Plantar Pressure Changes and Their Relationships with Low Back Pain during Pregnancy Using Instrumented Insoles

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Low back pain affects around 50% of pregnant women and presents significant morbidity and persistence for years in 20% of postpartum women who report that pain. Numerous studies have documented gait alterations during pregnancy and postpartum. Therefore, an analysis of the relationship between certain gait parameters and low back pain was attempted using low-cost validated instrumented insoles. This work presents a longitudinal cohort study carried out during routine gynecological follow-up visits in the first, second, and third trimesters of pregnancy at an Obstetrics and Gynecology Service. Sample size was 62. Plantar pressure data were collected with specially designed instrumented insoles containing four force sensors to measure peak pressure, center of pressure, and stance phase time in each foot and in each pregnancy trimester. The analysis was carried out on a two-dimensional level, simultaneously considering the data from both feet using Hotelling's T2 test. This longitudinal study detected relationships between certain gait parameter changes and low back pain during pregnancy. It revealed a cyclic tendency of low back pain prevalence with a maximum in the second trimester and a decrease in the third trimester, which was correlated with alterations of the pregnant gait: excessive foot pronation and rearfoot pressure increase.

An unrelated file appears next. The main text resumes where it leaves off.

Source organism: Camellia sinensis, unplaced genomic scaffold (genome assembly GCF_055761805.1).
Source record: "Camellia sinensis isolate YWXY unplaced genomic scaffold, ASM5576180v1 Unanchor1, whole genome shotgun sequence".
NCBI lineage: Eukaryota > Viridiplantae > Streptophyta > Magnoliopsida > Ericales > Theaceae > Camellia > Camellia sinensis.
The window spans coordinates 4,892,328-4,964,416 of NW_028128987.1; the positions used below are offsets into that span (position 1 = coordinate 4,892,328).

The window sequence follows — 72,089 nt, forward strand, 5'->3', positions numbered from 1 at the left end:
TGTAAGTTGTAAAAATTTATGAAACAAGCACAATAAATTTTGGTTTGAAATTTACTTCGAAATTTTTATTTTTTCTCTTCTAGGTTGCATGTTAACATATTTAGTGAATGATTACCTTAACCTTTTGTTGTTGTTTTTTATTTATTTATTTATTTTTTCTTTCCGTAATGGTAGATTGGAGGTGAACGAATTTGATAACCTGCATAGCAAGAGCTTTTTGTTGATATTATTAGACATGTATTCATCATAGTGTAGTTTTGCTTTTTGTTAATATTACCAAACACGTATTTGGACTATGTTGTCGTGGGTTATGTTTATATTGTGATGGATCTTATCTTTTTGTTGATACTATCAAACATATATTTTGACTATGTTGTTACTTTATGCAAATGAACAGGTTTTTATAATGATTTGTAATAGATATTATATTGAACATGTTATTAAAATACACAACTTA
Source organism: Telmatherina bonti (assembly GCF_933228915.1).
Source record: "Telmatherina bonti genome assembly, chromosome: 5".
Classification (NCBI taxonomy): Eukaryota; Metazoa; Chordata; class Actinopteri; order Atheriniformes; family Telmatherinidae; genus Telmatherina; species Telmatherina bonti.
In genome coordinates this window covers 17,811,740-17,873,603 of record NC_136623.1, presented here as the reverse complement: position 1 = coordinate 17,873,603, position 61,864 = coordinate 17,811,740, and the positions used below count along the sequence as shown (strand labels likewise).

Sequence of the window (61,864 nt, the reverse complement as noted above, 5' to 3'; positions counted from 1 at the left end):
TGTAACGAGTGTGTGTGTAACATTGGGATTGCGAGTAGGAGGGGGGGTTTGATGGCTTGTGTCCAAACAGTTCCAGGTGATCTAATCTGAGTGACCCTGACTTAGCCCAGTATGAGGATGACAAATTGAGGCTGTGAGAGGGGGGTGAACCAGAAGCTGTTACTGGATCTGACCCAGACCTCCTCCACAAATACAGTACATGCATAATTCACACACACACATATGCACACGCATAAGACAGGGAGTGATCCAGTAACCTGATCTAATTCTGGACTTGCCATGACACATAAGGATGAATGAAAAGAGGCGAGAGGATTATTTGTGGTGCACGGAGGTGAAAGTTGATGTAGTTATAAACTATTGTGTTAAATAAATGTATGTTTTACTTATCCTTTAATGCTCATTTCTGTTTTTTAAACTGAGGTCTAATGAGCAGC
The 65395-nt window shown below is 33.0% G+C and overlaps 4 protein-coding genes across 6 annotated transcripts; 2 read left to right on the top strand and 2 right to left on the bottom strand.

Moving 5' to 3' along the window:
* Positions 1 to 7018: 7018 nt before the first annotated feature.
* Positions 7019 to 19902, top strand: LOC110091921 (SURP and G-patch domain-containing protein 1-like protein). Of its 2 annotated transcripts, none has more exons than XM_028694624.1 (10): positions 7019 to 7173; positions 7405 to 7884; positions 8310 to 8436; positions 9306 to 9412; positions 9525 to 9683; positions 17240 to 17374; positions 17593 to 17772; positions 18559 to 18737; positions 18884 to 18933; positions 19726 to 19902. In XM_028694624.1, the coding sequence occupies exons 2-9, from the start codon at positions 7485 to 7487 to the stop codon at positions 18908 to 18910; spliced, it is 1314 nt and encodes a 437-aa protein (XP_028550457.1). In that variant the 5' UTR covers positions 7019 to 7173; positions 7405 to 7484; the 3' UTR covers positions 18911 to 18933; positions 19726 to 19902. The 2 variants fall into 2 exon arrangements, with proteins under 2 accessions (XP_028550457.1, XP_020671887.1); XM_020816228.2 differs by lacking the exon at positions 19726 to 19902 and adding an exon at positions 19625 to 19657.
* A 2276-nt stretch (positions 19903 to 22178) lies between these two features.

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Pelvic girdle pain, Foot pain, Gait, Prevalence, Walking, System, Posture